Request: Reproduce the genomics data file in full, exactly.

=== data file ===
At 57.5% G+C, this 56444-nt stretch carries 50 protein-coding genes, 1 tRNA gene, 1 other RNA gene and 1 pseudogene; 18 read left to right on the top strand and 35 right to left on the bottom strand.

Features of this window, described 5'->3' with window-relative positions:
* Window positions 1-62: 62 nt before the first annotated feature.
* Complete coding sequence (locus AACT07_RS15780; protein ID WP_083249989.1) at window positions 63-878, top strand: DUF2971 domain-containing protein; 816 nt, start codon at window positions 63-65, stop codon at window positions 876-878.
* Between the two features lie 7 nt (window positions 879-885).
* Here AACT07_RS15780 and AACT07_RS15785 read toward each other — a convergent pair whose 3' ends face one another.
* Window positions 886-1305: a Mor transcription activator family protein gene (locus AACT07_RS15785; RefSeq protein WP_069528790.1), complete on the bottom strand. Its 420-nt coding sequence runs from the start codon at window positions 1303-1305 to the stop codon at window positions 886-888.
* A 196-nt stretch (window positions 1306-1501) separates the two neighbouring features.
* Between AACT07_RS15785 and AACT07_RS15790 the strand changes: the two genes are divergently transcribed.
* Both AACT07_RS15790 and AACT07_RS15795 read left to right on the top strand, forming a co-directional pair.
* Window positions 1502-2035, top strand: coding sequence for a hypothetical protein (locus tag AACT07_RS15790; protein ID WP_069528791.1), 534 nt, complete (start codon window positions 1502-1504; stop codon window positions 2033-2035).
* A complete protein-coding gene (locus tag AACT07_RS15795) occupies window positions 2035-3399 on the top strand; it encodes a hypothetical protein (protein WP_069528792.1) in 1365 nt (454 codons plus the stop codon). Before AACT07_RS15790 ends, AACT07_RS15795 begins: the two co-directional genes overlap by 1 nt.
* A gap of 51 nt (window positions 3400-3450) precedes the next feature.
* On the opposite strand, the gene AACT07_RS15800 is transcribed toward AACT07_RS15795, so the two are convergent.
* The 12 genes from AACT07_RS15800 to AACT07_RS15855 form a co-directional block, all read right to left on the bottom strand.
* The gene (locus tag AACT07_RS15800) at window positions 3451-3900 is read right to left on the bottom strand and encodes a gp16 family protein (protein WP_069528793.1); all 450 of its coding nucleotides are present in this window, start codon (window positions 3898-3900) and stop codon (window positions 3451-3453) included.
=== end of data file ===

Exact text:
At 57.5% G+C, this 56444-nt stretch carries 50 protein-coding genes, 1 tRNA gene, 1 other RNA gene and 1 pseudogene; 18 read left to right on the top strand and 35 right to left on the bottom strand.

Features of this window, described 5'->3' with window-relative positions:
* Window positions 1-62: 62 nt before the first annotated feature.
* Complete coding sequence (locus AACT07_RS15780; protein ID WP_083249989.1) at window positions 63-878, top strand: DUF2971 domain-containing protein; 816 nt, start codon at window positions 63-65, stop codon at window positions 876-878.
* Between the two features lie 7 nt (window positions 879-885).
* Here AACT07_RS15780 and AACT07_RS15785 read toward each other — a convergent pair whose 3' ends face one another.
* Window positions 886-1305: a Mor transcription activator family protein gene (locus AACT07_RS15785; RefSeq protein WP_069528790.1), complete on the bottom strand. Its 420-nt coding sequence runs from the start codon at window positions 1303-1305 to the stop codon at window positions 886-888.
* A 196-nt stretch (window positions 1306-1501) separates the two neighbouring features.
* Between AACT07_RS15785 and AACT07_RS15790 the strand changes: the two genes are divergently transcribed.
* Both AACT07_RS15790 and AACT07_RS15795 read left to right on the top strand, forming a co-directional pair.
* Window positions 1502-2035, top strand: coding sequence for a hypothetical protein (locus tag AACT07_RS15790; protein ID WP_069528791.1), 534 nt, complete (start codon window positions 1502-1504; stop codon window positions 2033-2035).
* A complete protein-coding gene (locus tag AACT07_RS15795) occupies window positions 2035-3399 on the top strand; it encodes a hypothetical protein (protein WP_069528792.1) in 1365 nt (454 codons plus the stop codon). Before AACT07_RS15790 ends, AACT07_RS15795 begins: the two co-directional genes overlap by 1 nt.
* A gap of 51 nt (window positions 3400-3450) precedes the next feature.
* On the opposite strand, the gene AACT07_RS15800 is transcribed toward AACT07_RS15795, so the two are convergent.
* The 12 genes from AACT07_RS15800 to AACT07_RS15855 form a co-directional block, all read right to left on the bottom strand.
* The gene (locus tag AACT07_RS15800) at window positions 3451-3900 is read right to left on the bottom strand and encodes a gp16 family protein (protein WP_069528793.1); all 450 of its coding nucleotides are present in this window, start codon (window positions 3898-3900) and stop codon (window positions 3451-3453) included.